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The Hero's Journey: The Terminology of Myths and Writing

Visual Aid to Hall County's 9th Grade ELA Unit One, The Hero's Journey
by Emily Lott on 12 September 2013

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Transcript of The Hero's Journey: The Terminology of Myths and Writing

The Hero's Journey: The Terminology of Myth and Writing
Mythology
Terminology

Archetype
Literary and Figurative Language Terminology
Mood
Writing Terminology
Miscellaneous
In Medias Res
Myth
Homer
Epithet
A pattern of characteristics in multiple texts
Examples of Archetypes:
Images
Symbols
Colors
Character Types
Setting
Story Pattern
Theme
a traditional story, esp. one concerning the early history of a people or explaining some natural or social happening, and typically involving supernatural beings or events.
technique of relating a story from the midpoint, rather than the beginning
Author of
The Illiad
The Odyssey
The 'greatest' Ancient Greek Poet
a repetitive adjective or descriptive phrase expressing a quality or characteristic of the person or thing mentioned


Theme
Genre
Canon
The central idea or ideas explored by a work
Good Triumphing Over Evil
Coming of Age
Loss of Innocence
Revenge
Rags to Riches
Faustian Bargain (Deal with Evil)
Love Conquers All
Examples
of Themes
The Odyssey
Written by Homer
Epic Poem
8th Century B.C.
Tells of Odysseus' journey home
Hero
Villains:
The "good guy" or "good girl"
Usually endowed with great strength
Sets out on quest to retrieve knowledge, power, or a gift that he or she can then bestow on his or her fellow man
Typically an obstacle the hero must overcome
FOIL: character whose traits are opposite of the hero's in every way, thus highlighting the hero's traits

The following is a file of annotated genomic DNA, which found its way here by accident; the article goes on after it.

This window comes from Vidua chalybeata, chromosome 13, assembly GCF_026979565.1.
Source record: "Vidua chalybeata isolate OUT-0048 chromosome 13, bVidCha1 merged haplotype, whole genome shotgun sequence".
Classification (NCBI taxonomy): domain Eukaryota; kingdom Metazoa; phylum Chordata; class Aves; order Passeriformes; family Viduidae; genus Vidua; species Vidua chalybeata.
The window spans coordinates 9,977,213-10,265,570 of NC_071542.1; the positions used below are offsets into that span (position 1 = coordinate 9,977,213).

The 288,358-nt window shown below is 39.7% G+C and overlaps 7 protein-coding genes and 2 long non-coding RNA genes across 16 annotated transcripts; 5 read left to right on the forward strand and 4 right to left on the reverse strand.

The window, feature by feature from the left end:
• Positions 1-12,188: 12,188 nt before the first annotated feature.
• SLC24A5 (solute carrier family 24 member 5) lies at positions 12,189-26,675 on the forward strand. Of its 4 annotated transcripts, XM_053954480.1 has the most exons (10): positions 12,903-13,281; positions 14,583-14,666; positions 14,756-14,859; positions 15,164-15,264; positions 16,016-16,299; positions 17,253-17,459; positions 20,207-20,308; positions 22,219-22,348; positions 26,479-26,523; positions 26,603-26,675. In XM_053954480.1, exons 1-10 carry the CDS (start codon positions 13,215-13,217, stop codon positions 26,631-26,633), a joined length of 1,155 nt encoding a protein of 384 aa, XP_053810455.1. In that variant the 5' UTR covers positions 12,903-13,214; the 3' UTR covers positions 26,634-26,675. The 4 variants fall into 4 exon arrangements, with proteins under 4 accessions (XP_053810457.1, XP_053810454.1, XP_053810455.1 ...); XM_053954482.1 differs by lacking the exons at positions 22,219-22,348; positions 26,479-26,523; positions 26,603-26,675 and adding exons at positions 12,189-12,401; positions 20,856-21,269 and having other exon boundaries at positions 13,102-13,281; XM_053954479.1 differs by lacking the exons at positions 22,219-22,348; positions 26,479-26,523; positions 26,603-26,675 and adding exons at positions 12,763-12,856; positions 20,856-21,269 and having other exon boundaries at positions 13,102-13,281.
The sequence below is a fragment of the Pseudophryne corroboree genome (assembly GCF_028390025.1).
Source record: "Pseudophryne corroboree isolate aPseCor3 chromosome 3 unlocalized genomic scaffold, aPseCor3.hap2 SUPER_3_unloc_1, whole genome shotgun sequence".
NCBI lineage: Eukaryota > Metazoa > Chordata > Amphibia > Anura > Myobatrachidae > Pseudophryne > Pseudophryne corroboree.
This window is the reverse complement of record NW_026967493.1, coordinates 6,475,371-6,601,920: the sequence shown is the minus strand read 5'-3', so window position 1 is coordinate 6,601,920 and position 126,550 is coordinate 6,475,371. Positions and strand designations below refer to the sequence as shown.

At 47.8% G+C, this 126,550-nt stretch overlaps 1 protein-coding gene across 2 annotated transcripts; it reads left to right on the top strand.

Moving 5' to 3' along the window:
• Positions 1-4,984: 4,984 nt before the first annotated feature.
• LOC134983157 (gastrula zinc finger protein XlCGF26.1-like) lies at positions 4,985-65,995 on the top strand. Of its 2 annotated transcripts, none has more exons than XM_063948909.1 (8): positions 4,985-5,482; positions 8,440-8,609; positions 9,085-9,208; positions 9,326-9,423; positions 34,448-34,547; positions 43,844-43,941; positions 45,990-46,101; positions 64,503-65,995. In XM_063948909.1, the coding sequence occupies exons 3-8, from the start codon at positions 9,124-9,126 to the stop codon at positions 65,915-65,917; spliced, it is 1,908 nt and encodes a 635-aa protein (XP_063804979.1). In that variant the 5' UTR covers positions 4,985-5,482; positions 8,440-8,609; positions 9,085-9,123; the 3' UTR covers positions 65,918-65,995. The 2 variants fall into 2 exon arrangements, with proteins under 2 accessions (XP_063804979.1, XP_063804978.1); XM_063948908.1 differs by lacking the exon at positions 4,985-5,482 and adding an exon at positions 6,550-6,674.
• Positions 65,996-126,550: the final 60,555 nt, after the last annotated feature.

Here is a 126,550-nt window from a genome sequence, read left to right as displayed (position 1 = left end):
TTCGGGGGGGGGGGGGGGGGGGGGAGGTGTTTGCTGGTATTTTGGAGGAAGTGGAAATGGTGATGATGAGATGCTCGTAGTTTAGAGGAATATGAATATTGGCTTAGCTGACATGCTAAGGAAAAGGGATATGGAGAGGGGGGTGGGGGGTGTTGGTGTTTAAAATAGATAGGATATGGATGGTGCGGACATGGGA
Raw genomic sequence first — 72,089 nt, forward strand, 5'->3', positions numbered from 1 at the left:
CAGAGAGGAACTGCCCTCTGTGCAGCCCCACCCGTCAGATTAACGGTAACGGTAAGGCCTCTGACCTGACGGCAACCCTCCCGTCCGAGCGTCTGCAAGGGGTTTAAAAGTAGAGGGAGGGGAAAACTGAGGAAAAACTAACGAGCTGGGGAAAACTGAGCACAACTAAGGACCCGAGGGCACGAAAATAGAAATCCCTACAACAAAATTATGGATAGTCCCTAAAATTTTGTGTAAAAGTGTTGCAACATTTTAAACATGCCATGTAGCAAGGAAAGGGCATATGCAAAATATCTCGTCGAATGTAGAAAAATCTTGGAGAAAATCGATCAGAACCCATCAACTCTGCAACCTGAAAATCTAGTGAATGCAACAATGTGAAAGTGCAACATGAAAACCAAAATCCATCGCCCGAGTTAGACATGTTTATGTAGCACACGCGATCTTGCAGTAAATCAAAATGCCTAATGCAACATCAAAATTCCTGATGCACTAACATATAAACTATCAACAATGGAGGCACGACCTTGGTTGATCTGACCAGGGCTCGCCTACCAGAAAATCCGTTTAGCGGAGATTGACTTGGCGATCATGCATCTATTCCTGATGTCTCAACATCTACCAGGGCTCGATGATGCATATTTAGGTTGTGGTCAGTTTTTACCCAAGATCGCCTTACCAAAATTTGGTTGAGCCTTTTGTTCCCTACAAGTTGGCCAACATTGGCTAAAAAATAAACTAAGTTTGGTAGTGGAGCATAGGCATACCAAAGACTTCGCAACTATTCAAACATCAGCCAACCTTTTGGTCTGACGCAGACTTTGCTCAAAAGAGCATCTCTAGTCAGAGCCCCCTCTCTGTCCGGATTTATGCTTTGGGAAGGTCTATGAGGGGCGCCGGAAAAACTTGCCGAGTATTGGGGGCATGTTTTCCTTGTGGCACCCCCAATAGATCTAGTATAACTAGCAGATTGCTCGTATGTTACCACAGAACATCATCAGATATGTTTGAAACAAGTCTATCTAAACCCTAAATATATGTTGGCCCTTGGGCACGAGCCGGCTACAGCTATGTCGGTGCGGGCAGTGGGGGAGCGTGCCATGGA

Villains are not always evil: REMEMBER- They are the opposite of the hero
Caretaker
One who takes care of a person, property, or goods
In many stories, the caretaker is the guardian of the hero who is often an orphan
Caretaker
Alexander the Great
Blood-Red Sky
Wine-Dark Sea
How the text makes the audience feel
M= "Me"
A category of composition, characterized by similarities in form, style, or subject matter
Examples of Genre
Epic
Tragedy
Comedy
Novel
Short Story
Non-Fiction
Poetry
Drama
A collection of books accepted as genuine/exemplary
Imagery
Words or phrases representing a sensory experience
Metaphor
Comparison of two things without the use of "like" or "as"
Simile
Comparison of two things using the words "like" or "as"
Personification
Giving inanimate objects or abstract concepts living qualities
Hyperbole
An extreme exaggeration for emphasis
Idioms
Word or phrase used to replace a literal meaning
Fred kicked the bucket: Fred Died
Alliteration
The repetition of consonant sounds, particularly at the beginning of words
Sally sells sea shells...
Juxtaposition
Placing two things close together to create a contrast
Parallel
Foreshadowing
Plot hints provided by the speaker or author to be seen later in the text
Flashback
A scene that interrupts the plot to take the speaker and audience to a previous time
Allusion
Word or phrase that refers to people, places, events, literary work, myths, or works of art outside the text
Allegory
a story, poem, or picture that can be interpreted to reveal a hidden meaning, typically a moral or political one
Repetition of the same pattern of words or phrases within a sentence or passage to show that two or more ideas have the same level of importance
Tone
How the author or speaker feels about the work
T= AuThor
That boy is a weasel.
My computer is running.
I'm so hungry I could eat a horse!
The smell of steaming blueberry muffins flooded my nose.
Skywalker: Darth Vader
Four Score and Seven Years Ago....
Five score years ago...
The Epic Hero
For each trait provided, compose a paragraph that compares our hero, Odysseus, to the trait.
Answer these questions per trait:
Does Odysseus have this trait?
Why or why not?
Prove your claim by providing evidence from our readings.
1. The Epic Hero is superhuman--braver and stronger than "ordinary people"
2. Character typically possesses the character traits most valued by society
Examples of Character Traits
Determination
Courage
Wit
Wisdom
Physical Strength/Prowess
3. Pursues his or her goals in the face of many challenges or setbacks
4. Has human traits and failings that make him seem like a real person
Examples of Failing Traits
Extreme Curiosity
Foolish
Tricky
Arrogant/Over-Confident
6. Reflects the values and ideas of his own culture
Struggles for values and ideas that are important to the culture
Fights against values and ideas that his culture rejects
5. The hero seeks revenge in the end for injustices and wrongs committed against him, his family, and his society (or her)
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